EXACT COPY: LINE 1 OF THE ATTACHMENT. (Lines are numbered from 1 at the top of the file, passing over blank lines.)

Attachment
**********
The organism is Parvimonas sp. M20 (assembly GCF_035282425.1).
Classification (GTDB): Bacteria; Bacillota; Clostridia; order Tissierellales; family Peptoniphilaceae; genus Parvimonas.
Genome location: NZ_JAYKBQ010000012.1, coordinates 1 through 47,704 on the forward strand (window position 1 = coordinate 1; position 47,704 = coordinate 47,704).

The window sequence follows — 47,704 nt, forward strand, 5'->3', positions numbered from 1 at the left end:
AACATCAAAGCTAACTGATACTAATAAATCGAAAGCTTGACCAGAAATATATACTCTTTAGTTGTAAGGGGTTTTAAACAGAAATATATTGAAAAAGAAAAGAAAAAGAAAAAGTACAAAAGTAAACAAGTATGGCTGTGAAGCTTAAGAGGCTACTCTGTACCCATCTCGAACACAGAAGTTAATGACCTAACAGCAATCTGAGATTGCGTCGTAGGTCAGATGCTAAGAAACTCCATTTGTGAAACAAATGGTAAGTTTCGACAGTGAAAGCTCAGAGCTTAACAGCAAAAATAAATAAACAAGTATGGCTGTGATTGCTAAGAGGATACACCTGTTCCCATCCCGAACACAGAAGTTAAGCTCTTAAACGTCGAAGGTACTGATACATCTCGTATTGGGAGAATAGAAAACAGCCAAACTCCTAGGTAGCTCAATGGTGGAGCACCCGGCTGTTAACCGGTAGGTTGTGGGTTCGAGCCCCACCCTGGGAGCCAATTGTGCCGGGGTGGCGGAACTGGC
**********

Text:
The organism is Parvimonas sp. M20 (assembly GCF_035282425.1).